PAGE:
Francesca asked John: "why do you think the mother language is so important? It is a fundamental right to speak my mother language as well as being a joy to speak Italian with colleagues... if I have the opportunity to speak it in my language it will be more true. English is the language of rationality, whereas if I am very angry I will speak my language..."
John responded that "everyone would feel that culture is embedded in language - though everyone has linguistic ability." The way that you develop language as a child means that everyone will always have a strong natural bias to the language they used up to the age of 12, say, and a different approach to languages learned after that.
He added that there are cases, such as court interpreting, in which people's lives are at stake. A proper command of both languages in use has to be a requirement for such work.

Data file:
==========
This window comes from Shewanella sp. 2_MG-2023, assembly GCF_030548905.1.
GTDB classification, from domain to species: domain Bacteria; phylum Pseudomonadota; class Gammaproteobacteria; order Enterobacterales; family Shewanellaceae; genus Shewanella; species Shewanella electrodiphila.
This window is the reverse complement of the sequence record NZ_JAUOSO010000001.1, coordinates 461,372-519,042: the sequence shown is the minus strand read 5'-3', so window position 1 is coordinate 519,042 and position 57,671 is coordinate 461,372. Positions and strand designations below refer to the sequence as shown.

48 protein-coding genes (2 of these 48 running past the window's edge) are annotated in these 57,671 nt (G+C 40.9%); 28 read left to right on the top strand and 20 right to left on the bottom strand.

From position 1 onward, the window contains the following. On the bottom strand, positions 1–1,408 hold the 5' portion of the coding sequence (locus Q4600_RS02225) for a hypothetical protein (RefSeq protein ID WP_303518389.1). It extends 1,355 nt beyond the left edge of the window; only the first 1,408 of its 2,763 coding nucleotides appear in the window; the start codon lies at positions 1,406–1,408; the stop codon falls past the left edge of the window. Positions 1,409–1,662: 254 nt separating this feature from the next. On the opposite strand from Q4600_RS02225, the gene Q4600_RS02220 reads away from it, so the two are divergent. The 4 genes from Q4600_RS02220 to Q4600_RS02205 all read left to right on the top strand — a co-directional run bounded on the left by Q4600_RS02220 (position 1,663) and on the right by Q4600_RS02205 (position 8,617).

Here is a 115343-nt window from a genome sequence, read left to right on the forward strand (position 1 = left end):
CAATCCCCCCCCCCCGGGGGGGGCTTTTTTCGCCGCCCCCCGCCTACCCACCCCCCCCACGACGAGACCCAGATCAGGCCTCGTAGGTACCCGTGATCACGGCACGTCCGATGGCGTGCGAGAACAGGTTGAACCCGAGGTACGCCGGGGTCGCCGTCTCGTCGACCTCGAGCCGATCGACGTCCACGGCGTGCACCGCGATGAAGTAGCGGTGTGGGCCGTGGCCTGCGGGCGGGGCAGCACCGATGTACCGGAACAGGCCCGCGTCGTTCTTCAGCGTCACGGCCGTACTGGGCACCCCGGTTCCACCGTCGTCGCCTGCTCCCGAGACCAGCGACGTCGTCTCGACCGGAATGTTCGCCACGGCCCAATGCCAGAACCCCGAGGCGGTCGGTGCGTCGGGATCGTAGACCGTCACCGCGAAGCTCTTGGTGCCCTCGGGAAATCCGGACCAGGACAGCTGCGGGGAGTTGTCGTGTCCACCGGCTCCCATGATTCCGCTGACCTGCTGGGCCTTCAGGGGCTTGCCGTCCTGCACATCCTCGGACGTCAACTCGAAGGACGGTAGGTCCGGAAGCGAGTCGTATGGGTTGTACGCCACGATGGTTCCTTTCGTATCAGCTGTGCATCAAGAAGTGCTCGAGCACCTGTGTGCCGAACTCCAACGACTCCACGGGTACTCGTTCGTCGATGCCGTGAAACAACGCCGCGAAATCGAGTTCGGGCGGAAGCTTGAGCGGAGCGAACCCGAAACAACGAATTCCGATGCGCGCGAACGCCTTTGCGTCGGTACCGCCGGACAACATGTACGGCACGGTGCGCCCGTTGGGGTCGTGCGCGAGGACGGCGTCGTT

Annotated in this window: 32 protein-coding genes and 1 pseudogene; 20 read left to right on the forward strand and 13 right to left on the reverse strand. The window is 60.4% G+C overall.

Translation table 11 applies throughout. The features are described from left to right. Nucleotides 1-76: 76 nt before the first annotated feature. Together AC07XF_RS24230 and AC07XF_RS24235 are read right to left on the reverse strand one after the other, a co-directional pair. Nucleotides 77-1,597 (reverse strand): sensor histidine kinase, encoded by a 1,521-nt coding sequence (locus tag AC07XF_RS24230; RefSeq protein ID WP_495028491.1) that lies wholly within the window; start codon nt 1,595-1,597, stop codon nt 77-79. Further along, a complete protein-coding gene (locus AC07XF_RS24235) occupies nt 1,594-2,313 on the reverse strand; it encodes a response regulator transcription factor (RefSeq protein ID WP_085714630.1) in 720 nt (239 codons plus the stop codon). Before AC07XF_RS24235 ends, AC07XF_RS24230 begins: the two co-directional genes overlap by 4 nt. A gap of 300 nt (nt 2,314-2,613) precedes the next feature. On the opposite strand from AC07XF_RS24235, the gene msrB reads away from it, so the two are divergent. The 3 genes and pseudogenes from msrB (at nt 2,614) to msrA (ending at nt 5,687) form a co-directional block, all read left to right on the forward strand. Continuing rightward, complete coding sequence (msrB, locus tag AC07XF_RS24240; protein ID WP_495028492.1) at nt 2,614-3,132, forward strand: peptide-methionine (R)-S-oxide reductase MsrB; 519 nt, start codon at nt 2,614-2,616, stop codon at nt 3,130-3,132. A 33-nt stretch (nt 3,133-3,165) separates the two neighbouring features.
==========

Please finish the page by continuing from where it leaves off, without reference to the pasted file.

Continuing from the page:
Undoubtedly being able to discuss issues in your mother tongue is enormously important. But people are sometimes more expressive in other languages: "when I arrived in France I had almost no English - and now everyone who speaks to me says I am more fun and more expressive in French."
Francesca added that many Italian-speakers in London love to speak English - but it is not very well taught in Italy. As with Spanish-speakers, their English is not as good as the English of, say, German-speakers. "What we want to do is to help our colleagues develop their English. There are lots of people who arrive in the UK and have to do other work to support themselves and do not have the time to develop and re-find their seats in this career in journalism."